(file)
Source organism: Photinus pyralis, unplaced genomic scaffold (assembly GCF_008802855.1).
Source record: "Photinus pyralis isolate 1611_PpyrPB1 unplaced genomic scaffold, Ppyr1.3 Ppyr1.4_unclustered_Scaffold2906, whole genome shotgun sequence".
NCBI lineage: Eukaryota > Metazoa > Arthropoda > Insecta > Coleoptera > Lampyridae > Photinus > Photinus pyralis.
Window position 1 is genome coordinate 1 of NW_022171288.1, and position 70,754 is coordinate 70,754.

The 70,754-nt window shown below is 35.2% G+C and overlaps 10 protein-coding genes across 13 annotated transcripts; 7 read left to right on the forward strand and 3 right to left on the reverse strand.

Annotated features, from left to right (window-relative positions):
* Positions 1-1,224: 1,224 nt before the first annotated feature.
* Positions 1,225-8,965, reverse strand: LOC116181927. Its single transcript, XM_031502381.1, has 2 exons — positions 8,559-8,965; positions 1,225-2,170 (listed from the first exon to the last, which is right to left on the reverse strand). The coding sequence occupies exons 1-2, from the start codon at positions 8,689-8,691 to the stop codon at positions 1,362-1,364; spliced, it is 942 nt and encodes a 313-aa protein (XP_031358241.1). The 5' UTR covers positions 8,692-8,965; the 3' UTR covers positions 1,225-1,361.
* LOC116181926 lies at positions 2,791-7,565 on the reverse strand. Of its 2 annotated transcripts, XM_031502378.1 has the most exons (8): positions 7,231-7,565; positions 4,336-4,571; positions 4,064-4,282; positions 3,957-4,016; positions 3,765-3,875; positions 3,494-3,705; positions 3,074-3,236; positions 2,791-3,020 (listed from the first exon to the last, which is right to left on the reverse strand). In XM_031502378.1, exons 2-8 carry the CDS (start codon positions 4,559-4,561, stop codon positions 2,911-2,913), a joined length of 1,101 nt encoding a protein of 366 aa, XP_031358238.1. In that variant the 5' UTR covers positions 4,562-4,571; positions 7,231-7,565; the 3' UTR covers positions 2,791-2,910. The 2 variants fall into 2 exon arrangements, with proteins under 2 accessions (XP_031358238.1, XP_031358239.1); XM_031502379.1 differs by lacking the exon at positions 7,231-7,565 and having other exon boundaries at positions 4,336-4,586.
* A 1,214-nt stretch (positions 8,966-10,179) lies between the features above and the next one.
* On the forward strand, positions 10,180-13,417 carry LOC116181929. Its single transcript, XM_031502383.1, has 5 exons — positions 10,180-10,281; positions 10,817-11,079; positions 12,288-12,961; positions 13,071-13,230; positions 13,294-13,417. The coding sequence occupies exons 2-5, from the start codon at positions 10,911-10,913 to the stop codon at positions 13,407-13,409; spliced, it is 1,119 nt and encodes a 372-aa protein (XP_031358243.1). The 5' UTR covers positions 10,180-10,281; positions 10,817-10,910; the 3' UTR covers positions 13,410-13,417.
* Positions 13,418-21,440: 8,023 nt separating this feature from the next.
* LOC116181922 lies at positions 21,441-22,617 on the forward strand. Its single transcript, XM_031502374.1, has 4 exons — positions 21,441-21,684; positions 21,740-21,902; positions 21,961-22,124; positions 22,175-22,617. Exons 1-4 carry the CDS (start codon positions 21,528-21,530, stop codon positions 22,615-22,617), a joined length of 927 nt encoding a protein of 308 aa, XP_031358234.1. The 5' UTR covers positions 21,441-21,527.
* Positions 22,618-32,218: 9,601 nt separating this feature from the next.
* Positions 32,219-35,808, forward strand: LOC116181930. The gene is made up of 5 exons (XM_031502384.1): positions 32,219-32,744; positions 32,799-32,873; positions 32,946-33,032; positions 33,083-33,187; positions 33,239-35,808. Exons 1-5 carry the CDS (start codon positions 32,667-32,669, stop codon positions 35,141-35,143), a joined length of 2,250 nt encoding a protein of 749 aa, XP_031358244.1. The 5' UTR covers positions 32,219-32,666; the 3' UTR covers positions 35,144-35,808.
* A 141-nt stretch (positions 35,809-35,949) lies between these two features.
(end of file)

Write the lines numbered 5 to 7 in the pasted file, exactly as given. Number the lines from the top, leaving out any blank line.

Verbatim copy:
The 70,754-nt window shown below is 35.2% G+C and overlaps 10 protein-coding genes across 13 annotated transcripts; 7 read left to right on the forward strand and 3 right to left on the reverse strand.

Annotated features, from left to right (window-relative positions):
* Positions 1-1,224: 1,224 nt before the first annotated feature.